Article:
in his demeanor if he's been giving you

    His real name is Tank.

    Because that is what I

    Again, if you're reading this
    and you're from the area, maybe my name has been on the
    news. I told the shelter that they couldn't make
    "Reggie" available for adoption until they
    received word from my company commander. See, my
    parents are gone, I have no siblings, no one I could've
    left Tank with... and it was my only real request of the
    Army upon my deployment to Iraq , that they make one phone
    call the the shelter... in the "event"... to tell
    them that Tank could be put up for adoption. Luckily,
    my colonel is a dog guy, too, and he knew where my platoon
    was headed. He said he'd do it
    personally. And if you're reading this, then
    he made good on his word.

    Well, this letter is getting to
    downright depressing, even though, frankly, I'm just
    writing it for my dog. I couldn't imagine if I was
    writing it for a wife and kids and family. but still,
    Tank has been my family for the last six years, almost as
    long as the Army has been my family.

    And now I hope and pray that you
    make him part of your family and that he will adjust and
    come to love you the same way he loved me.

    That unconditional love from a dog
    is what I took with me to Iraq as an inspiration to do
    something selfless, to protect innocent people from those
    who would do terrible things... and to keep those terrible
    people from coming over here. If I had to give up Tank
    in order to do it, I am glad to have done so. He was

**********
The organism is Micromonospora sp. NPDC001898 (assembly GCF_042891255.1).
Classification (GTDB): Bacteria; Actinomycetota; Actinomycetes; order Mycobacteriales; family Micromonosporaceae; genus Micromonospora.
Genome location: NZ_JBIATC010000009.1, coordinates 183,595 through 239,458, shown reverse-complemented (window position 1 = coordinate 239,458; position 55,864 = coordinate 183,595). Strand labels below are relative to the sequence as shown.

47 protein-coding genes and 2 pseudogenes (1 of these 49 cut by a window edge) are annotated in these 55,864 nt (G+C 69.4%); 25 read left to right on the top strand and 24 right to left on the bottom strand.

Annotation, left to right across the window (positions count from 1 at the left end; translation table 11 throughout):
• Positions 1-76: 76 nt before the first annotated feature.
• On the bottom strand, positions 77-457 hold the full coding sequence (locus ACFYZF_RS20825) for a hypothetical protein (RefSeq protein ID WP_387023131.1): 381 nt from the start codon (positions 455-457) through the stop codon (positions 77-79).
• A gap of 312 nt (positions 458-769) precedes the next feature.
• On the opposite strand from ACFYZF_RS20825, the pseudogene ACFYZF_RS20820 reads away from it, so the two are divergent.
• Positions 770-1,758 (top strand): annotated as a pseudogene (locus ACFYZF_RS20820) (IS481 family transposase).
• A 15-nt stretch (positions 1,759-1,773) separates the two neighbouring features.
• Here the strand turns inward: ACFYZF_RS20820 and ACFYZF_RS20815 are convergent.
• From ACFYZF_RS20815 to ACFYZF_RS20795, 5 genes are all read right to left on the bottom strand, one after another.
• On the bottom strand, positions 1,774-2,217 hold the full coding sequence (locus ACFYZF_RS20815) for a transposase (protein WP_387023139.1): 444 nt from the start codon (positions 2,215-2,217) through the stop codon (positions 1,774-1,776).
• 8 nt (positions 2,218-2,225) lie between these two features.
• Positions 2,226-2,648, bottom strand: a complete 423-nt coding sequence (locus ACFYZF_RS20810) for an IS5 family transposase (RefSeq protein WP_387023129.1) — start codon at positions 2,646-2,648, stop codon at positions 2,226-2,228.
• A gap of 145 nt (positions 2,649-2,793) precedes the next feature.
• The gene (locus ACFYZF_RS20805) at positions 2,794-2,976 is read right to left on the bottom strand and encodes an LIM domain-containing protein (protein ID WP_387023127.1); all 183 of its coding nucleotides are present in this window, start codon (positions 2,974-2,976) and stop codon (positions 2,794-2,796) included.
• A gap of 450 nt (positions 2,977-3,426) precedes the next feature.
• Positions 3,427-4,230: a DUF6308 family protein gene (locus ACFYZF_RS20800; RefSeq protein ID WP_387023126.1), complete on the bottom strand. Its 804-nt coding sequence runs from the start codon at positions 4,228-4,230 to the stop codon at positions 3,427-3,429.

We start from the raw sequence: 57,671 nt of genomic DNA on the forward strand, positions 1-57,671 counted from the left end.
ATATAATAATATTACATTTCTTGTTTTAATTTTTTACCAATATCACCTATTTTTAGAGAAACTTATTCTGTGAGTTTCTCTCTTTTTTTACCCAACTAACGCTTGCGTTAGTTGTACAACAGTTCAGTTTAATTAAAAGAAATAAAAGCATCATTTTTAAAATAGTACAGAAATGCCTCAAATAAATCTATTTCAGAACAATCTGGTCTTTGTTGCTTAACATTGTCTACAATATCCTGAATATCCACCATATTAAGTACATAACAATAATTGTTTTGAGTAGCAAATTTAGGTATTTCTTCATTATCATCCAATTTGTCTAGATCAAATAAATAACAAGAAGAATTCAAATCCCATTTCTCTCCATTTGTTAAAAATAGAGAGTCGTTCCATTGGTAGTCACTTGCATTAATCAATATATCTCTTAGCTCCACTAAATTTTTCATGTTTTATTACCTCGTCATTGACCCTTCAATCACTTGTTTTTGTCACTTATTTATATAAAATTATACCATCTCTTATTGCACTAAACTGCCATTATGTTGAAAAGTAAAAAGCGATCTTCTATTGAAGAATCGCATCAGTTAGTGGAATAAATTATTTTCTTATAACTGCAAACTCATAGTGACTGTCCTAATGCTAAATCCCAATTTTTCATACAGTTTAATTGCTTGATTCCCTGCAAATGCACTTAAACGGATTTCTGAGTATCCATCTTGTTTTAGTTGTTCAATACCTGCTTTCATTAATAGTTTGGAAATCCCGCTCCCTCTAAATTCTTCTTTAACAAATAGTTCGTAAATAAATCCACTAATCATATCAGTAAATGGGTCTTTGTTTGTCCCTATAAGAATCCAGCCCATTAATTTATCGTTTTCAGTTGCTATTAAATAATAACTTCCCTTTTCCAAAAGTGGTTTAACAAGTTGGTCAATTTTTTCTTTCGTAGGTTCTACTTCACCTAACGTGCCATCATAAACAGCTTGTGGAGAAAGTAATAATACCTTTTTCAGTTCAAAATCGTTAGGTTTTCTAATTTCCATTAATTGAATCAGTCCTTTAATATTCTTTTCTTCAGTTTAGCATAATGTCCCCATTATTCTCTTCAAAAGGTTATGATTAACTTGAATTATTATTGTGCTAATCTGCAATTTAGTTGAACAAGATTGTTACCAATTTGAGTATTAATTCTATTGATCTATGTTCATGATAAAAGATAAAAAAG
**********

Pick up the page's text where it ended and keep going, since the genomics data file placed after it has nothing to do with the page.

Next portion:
my example of service and of love. I hope I honored
    him by my service to my country and comrades.

    All right, that's enough.
    I deploy this evening and have to drop this letter off at
    the shelter. I don't think I'll say another
    good-bye to Tank, though. I cried too much the first
    time. Maybe I'll peek in on him and see if he
    finally got that third tennis ball in his

    Good luck with Tank. Give him
    a good home, and give him an extra kiss goodnight - every
    night - from me.

    Thank you, Paul


    I folded
    the letter and slipped it back in the envelope. Sure I
    had heard of Paul Mallory, everyone in town knew him, even
    new people like me. Local kid, killed in Iraq a few
    months ago and posthumously earning the Silver Star when he
    gave his life to save three buddies. Flags had been at
    half-mast all summer.

    I leaned forward in my chair and rested my elbows on
    my knees, staring at the dog.

    "Hey, Tank," I said quietly.

    The dog's head whipped up, his ears cocked and his
    eyes bright.

    "C'mere boy."

    He was instantly on his feet, his nails clicking on
    the hardwood floor. He sat in front of me, his head
    tilted, searching for the name he hadn't heard in

    "Tank," I whispered.

    His tail swished.

    I kept whispering his name, over and over, and each
    time, his ears lowered, his eyes softened, and his posture
    relaxed as a wave of contentment just seemed to flood
    him. I stroked his ears, rubbed his shoulders, buried
    my face into his scruff and hugged him.

    "It's me now, Tank, just you and me.
    Your old pal gave you to me." Tank reached up and
    licked my cheek. "So whatdaya say we play some
    ball? His ears perked again.
    "Yeah? Ball? You like that?
    Ball?" Tank tore from my hands and
    disappeared in the next room.

    And when he came back, he had three tennis balls in
    his mouth.